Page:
TransCanada Corporation (TRP) is based in Canada. It’s one of North America’s leading natural gas pipeline network owners. TransCanada also provides natural gas storage services. It owns several electrical power generation plants across the U.S. and Canada.
A brief history
The Trans-Canadian natural gas pipeline was proposed in 1931. However, talks about construction didn’t gain momentum until the 1950s.
Political, social, and economic factors caused the delay. At the time, these factors were influencing Canada.
The country experienced national sentiment, looming energy shortages, and the election of a new government in 1957. This set the stage for developing plans to use Alberta’s large amounts of natural gas deposits.
The U.S. and Canada opposed the pipeline. However, it was finally approved in June 1956. Construction began in 1957. The project was completed in 1958. The pipeline was more than 2,200 miles long. It was the longest pipeline in the world. It has expanded continuously.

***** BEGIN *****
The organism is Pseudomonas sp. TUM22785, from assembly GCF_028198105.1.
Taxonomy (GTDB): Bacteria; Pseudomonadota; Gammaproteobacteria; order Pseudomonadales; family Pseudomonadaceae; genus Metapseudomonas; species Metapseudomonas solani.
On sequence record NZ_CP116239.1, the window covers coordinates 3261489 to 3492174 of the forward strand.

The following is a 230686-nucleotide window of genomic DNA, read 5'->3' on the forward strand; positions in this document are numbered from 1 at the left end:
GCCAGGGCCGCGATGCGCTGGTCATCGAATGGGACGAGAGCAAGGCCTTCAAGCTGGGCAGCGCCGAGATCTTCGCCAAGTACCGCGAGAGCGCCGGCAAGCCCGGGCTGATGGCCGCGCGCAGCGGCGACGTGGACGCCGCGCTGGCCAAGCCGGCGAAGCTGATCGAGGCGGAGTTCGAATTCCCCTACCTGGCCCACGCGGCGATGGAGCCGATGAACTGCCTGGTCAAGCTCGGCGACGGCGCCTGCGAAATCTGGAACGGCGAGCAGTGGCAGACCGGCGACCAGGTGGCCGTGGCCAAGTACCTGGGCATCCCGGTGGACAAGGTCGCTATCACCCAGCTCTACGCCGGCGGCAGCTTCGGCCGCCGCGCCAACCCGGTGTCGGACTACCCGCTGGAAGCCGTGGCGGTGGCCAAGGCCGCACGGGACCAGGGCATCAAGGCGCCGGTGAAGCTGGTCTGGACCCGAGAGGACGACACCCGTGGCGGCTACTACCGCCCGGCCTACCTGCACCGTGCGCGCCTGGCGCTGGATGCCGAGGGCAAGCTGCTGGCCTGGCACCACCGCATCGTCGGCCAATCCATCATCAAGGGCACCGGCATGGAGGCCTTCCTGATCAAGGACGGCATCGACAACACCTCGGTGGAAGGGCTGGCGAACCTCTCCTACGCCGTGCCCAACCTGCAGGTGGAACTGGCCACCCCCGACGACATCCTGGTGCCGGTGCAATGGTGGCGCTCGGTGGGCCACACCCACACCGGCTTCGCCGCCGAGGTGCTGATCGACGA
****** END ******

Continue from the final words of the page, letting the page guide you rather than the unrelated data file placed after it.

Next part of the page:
In 1967, TranCanada pipeline (or TCPL) extended its pipeline along the Great Lakes in the U.S. By 1992, TCPL completed the Iroquois extension. The extension included expanding the Great Lakes gas transmission system and the mainline system.
By the early 1990s, TCPL also developed interests in electric power generation projects.
In 1998, TCPL merged with NOVA Corporation. The merger brought together TransCanada’s primary pipelines with NOVA’s Alberta System.
We’ll discuss TCP in more detail later in this series.
In 2003, the firm changed its structure. It setup TransCanada Corporation as the parent for TransCanada Pipelines and other subsidiaries.
In February 2007, the company purchased American Natural Resources Company and ANR Storage Company. It purchased the companies from El Paso Corporation (EP). This increased its natural gas pipeline and storage assets.
TransCanada has also been pursuing notable pipeline projects. These include the Keystone project and the Energy East Pipeline projects.
Key exchange-traded funds (or ETFs)
In the next part of the series, we’ll discuss TRP’s operations in more detail.